iPhone 3G S likely to be used as personal and business smartphone

Apple’s new iPhone 3G S won’t be enough of an upgrade to win over businesses at the enterprise level, but will likely lead to greater adoption by knowledge workers looking to use a smartphone for both personal and business reasons, say Canadian analysts.

Rogers Wireless and Fido, its value-brand subsidiary, will offer the upgraded iPhone 3G S to Canadians June 19. Both the 16 GB and the 32 GB models will be available, at $199 and $299 respectively.

Last year’s iPhone 3G model will see a price drop to $99 – all prices assume a three-year contract with some minimum voice and data plan requirements, according to Rogers.

Rogers will also revive its 6 GB for $30 per month data plan as a limited-time promotion for the phone.

Released in what may come to be known as the summer of smartphones, the iPhone 3G S features a bevy of incremental upgrades over the 2008 hardware.

It’s the third new iPhone model in three years, and it offers a faster processor with more RAM. The camera is upgraded to 3 megapixels with autofocus and can now shoot 30 fps video, supplemented by an editing application.

The accompanying iPhone 3.0 operating system allows users to do what only jail-broken iPhones could do in the past – Internet tethering to a laptop, the ability to search across all information on the phone and voice control to play a song or make a call.  

“It’s a sum of the parts story,” says Kevin Restivo, senior research analyst of software at IDC Canada in Toronto. “This is an evolution, not a revolution.” He said while the more than 100 improvements “may not make people’s eyes pop out” they would make the device more sought after for use in a business context.

IDC Canada has released a study showing Research in Motion (RIM) had dominated shipments to the channel in the first quarter of 2009.

BlackBerrys for corporate use helped drive an increase of shipments of smartphones by 33 per cent compared to 2008. It’s a notable increase, considering that overall mobile phone sales fell 23 per cent in the first quarter.

Traditional phones without an advanced operating system fell by 37 per cent.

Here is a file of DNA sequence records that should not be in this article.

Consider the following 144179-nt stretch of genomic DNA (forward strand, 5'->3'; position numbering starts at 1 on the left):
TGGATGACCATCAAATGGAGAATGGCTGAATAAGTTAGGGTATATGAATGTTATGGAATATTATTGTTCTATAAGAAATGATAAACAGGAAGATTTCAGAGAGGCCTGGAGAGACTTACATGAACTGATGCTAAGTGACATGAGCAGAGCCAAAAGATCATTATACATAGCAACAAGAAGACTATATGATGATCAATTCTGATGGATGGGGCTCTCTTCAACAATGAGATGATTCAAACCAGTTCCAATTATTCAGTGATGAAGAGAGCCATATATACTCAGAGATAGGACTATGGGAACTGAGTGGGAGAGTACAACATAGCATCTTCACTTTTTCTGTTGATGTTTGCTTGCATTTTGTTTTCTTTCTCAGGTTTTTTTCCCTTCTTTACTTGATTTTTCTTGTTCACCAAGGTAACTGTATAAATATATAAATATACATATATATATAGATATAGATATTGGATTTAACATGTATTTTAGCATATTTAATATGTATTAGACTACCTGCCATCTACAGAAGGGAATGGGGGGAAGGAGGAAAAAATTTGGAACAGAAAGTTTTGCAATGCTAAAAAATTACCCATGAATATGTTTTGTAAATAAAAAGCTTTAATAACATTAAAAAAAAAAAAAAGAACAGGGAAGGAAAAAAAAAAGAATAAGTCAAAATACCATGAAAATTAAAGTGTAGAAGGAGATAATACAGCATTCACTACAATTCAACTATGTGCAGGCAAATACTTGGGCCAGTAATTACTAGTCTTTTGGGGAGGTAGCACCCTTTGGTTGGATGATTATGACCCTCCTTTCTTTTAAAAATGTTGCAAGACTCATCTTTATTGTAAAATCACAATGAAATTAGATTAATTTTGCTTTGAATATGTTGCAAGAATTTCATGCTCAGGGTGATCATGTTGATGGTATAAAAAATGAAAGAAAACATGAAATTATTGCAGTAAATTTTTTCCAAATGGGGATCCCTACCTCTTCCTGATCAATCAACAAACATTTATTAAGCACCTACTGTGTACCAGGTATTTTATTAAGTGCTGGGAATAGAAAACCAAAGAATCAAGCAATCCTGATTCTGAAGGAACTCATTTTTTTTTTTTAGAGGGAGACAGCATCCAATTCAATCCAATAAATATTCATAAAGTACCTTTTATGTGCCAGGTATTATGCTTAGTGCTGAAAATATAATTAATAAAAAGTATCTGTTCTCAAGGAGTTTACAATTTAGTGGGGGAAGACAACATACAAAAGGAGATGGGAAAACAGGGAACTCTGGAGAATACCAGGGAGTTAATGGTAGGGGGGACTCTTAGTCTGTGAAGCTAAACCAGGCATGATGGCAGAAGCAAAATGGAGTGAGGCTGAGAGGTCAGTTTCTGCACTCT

“It underscores the overall trend towards smartphones,” Restivo says. “Consumers and businesses are still gravitating towards these converged devices.”

But the incremental upgrade won’t be sufficient to win over decision makers at the enterprise level, according to Mark Tauschek, senior research analyst with London, Ont.-based Info-Tech Research Group. The iPhone’s major drawback remains lack of a native management console to administer a fleet of such devices in an enterprise environment.

“You can push out some group policies from ActiveSync,” he says. “But they’re still missing that management [layer], you still have to do it through iTunes.”

Third-party software is available to those want to manage a large iPhone distribution. But there’s nothing similar to the BlackBerry Enterprise Server that’s helped RIM be so successful in the enterprise space.

“It’s the lone area left that may inhibit implementation broadly at the enterprise level,” Tauschek adds. Though it does add hardware-level encryption, which helps to protect corporate data on the device.

Many iPhones have found their way into a business environment.

The improved specs and better performance will appeal to many knowledge workers, Tauschek says. The ability to tether the phone to a laptop will be supported by Rogers at launch and should appeal to those looking for more mobility. Addition of turn-by-turn navigation could also help those who travel often.

Apple has responded to the clamour for a copy and paste feature, and has added this functionality to its new operating system. It’s a time-saver for anyone looking to send a message or share a URL, Restivo says.

A field worker could also use the video capture and edit capabilities for documentation.

“It will help increase the stickiness for Apple,” Restivo says. “Much of their growth will come from the consumer space. It’s a fierce battle, and Apple has just ratcheted up the intensity.”

The App Store will also attract some small business owners or employees that want mobile applications to meet their needs.

Employees who do opt to use their new iPhone for work should be prepared to follow rules outlined by the IT department. That means the risk of getting your data wiped if the phone is lost or compromised, and possibly limiting what types of applications can be used.

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Jim Love, Chief Content Officer, IT World Canada

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Brian Jackson
Brian Jacksonhttp://www.itbusiness.ca
Editorial director of IT World Canada. Covering technology as it applies to business users. Multiple COPA award winner and now judge. Paddles a canoe as much as possible.

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